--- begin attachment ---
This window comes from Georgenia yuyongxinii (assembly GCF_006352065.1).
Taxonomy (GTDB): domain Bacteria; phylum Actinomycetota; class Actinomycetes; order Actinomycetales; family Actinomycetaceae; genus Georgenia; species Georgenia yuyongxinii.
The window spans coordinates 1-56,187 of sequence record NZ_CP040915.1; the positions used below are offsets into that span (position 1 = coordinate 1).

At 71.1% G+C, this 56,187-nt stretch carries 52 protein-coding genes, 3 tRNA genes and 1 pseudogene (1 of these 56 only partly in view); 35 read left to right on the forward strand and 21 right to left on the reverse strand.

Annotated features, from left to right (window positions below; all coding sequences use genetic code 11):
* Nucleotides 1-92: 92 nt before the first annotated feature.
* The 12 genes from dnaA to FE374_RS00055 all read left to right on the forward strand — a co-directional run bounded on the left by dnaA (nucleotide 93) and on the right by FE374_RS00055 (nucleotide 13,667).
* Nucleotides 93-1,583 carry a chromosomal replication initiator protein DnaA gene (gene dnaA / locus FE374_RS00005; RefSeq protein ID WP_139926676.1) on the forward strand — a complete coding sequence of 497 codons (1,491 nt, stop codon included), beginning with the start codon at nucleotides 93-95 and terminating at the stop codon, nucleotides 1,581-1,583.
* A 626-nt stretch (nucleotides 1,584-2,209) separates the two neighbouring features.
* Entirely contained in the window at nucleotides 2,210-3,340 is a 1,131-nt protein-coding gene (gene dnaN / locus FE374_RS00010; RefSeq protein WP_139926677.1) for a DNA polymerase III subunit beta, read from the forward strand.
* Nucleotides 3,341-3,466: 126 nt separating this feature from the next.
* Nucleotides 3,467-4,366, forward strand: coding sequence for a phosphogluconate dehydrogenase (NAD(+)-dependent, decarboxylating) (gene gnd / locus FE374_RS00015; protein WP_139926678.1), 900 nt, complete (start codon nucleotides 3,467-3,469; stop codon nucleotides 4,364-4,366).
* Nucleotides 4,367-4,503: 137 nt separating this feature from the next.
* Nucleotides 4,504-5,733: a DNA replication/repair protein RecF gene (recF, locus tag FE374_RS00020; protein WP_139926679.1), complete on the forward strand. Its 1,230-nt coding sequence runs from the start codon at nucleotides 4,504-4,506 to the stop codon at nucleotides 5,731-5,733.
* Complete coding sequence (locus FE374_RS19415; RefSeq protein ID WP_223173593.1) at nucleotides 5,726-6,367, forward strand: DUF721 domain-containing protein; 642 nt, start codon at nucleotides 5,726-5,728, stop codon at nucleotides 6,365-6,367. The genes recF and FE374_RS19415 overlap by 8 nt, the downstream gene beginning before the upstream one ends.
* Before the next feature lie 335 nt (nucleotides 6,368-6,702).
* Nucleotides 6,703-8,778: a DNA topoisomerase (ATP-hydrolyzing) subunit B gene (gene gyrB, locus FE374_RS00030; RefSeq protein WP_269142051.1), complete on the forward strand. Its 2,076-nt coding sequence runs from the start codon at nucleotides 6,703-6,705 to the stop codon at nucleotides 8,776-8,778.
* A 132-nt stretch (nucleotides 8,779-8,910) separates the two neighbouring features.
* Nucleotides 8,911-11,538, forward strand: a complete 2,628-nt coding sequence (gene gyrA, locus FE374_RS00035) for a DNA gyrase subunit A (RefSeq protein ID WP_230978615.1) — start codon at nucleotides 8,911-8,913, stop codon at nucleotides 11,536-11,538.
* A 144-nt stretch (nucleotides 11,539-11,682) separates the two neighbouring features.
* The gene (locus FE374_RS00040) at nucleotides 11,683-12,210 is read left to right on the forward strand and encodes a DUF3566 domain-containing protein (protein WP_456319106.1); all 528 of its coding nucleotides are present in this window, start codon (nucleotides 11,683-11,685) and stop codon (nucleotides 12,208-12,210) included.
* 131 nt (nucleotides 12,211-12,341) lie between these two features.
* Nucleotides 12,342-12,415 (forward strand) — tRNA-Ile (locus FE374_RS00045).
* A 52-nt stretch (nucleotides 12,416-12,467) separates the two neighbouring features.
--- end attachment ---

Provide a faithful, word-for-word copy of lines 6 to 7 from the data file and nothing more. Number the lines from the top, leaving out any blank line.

* Nucleotides 1-92: 92 nt before the first annotated feature.
* The 12 genes from dnaA to FE374_RS00055 all read left to right on the forward strand — a co-directional run bounded on the left by dnaA (nucleotide 93) and on the right by FE374_RS00055 (nucleotide 13,667).